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Lambeau Leap of Faith


May 30, 2010 12:53 AM

Position Analysis, Part VII: Defensive Backs

The Green Bay Packers had a dozen defensive backs see playing time in 2009, one of the chief reasons they were lit up by the likes of Kurt Warner, Ben Roethlisberger, and Brett Favre twice: Few NFL teams can withstand injuries that force them to play that far into their bench, Hall of Fame level quarterbacks, and deep receiving corps.

The cornerbacks were analyzed over on Bleacher Report, and the analysis backfield as a whole can be seen on PackerChatters. Here, all players listed as safeties or defensive backs in 2009 are graded; bear in mind that players are graded on a curve based on expectations before the season started.

Nick Collins: A (44 tackles, nine assists, one sack, 19 passes defensed, six interceptions, two fumbles recovered)

Collins made the Pro Bowl again in 2009, and for good reason. He was tied for 19th in the league in passes defensed, fifth in picks, and fourth in fumbles. Among free safeties, he was third in passes defensed and interceptions while tying for second in fumble recoveries.

Little more could be asked of Collins--while he does take a few chances in coverage that lead to bigger plays, it also pays off in terms of turnovers. He already may be the second best Packers safety since the Lombardi era.

Atari Bigby: B (37 tackles, 12 assists, 12 passes defensed, four interceptions)

4221199273_8a7bdc5d1a.jpgBigby missed three games because of injury (he also missed two starts, but only because of the defensive package used for the first play of the game). Because it was the second straight season he has missed time, the Packers drafted Morgan Burnett to augment the position.

But some Packers fans are under the mistaken impression Bigby was not good enough when he was in the game; facts do not bear that out. In fact, despite playing only 80 percent of the season, Bigby ranked fourth in the league among strong safeties in passes defensed and tied for third in interceptions.

The defense was much better with his intimidating hitting, both against the run and the pass. It also improved greatly over 2008, when it was frequently gashed by tight ends--more the responsibility of a strong safety than any other single defensive player: Last season, tight ends managed 62 catches (under four per game) and 742 yards (under 12 per catch) and six touchdowns despite including Pro Bowl-level talents like Vernon Davis, Kellen Winslow, Todd Heap, Heath Miller, and Jason Witten. Three of the six touchdowns to tight ends were thrown by Favre, who not only loves to go to them but has the threat of Adrian Peterson to open up passes to them.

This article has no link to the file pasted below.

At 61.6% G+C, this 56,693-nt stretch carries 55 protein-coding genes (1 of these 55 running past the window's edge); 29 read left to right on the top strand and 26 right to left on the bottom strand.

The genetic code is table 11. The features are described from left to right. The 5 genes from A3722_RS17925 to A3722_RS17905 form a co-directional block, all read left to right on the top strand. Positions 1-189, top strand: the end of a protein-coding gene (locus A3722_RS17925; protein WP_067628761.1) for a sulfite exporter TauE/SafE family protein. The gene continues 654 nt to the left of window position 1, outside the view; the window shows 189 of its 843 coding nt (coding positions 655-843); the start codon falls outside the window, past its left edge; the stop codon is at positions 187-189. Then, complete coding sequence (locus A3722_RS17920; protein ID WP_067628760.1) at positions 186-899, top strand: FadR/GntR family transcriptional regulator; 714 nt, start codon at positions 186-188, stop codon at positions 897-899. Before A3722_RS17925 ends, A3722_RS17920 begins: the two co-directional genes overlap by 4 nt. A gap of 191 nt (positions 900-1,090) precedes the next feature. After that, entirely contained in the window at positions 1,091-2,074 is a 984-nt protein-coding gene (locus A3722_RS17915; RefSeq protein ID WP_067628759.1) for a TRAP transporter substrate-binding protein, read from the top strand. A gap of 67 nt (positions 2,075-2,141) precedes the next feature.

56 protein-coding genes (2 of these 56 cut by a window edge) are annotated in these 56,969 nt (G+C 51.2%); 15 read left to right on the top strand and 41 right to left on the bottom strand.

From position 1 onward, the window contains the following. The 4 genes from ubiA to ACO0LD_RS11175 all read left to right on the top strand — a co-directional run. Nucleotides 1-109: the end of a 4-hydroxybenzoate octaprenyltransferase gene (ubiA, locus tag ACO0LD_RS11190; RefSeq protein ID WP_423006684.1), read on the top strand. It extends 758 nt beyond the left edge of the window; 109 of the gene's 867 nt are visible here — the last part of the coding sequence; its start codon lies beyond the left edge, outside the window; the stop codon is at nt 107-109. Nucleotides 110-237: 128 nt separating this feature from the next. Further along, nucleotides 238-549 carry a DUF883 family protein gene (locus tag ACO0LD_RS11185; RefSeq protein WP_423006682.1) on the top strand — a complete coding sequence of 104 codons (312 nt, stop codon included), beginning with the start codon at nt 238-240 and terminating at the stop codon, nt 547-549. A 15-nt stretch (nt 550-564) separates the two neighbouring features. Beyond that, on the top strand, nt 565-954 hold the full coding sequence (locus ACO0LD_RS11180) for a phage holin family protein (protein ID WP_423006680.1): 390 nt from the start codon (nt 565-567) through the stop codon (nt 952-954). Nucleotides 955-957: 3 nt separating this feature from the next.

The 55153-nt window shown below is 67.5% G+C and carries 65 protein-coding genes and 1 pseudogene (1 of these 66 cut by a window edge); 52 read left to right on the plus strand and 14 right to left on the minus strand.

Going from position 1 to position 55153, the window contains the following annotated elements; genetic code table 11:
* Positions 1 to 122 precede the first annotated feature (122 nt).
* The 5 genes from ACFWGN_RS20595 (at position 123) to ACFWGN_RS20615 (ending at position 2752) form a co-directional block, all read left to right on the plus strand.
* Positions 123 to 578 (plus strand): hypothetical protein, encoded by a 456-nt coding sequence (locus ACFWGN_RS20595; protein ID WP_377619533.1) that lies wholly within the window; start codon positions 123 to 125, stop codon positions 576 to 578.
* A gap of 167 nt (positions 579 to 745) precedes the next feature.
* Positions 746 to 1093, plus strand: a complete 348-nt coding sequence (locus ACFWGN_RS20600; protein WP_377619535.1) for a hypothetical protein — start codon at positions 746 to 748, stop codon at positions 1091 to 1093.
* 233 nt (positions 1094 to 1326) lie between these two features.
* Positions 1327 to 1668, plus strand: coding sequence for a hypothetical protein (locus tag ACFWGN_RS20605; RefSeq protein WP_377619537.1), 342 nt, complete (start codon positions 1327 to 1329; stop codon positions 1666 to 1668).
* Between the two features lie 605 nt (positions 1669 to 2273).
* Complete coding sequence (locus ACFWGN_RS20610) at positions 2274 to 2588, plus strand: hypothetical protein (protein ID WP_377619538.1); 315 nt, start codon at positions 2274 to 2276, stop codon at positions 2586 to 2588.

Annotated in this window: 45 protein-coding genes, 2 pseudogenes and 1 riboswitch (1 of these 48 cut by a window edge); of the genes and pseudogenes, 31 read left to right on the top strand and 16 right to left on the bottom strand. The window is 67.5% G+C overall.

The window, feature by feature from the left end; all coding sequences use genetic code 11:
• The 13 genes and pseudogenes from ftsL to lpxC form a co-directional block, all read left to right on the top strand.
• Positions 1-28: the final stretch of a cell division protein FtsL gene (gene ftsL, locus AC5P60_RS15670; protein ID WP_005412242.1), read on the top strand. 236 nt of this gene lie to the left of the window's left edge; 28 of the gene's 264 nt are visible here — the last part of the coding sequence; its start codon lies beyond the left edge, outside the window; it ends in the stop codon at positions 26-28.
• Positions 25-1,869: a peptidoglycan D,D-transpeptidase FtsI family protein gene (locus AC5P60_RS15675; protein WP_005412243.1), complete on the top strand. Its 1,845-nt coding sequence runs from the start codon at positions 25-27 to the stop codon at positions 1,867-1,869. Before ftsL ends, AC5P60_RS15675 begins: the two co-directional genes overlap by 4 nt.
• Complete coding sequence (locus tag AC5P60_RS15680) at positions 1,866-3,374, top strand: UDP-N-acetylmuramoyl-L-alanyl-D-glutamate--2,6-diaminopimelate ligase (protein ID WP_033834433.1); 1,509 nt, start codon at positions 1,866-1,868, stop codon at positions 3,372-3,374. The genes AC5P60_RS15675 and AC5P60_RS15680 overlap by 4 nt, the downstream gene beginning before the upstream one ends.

That being said, the Packers were statistically better off in coverage (albeit against pedestrian tight end units for Cincinnati, Cleveland, and Minnesota) with Collins and Martin: In the three weeks Bigby did not play, they managed 10 catches for 106 yards and a touchdown, lower averages in all three categories. And while it may seem harsh to downgrade a guy because of getting hurt, ultimately one who cannot play every game is not as valuable.

Trevor Ford: B+ (two tackles)

Considering Ford was not on any active roster of the 32 NFL teams until late November and had never played a down in the NFL before this season, merely getting on the field was an accomplishment, much less recording two tackles. However, no player who had so little impact can receive an A of any kind, no matter how little was expected of them.

Josh Bell: C+ (five tackles)

While not much was expected of a guy who was taken off the street, I cannot give even a B to a player that gets no passes defensed while having a touchdown scored by the man he was covering, especially when he has started five games in his career, albeit for the awful Denver Broncos defense of 2008.

Matt Giordano: C (two tackles)

Giordano was on the team from the beginning of the season, even if he was not active. Thus, considering the injuries to the secondary and struggles of many of the players the team tried, managing just two tackles and no passes defensed in five games is nothing to be especially proud of; in fact, had he been better, perhaps the team would not have felt the need to try players like Bell and Ford.

Derrick Martin: D (20 tackles, five assists)

Martin does not get much credit for expectations since he is a former starter and was brought in to push Bigby for playing time. He officially only started one game, but in two others was only not on the field for the first play because of specialized defensive packages--i.e. he was really the starter for three. He also received playing time in other defensive sets as well as in the blowout victory over Seattle and as Dom Capers was scrambling to find backs who could defend the Steelers; given that, not having one pass defensed is unacceptable.

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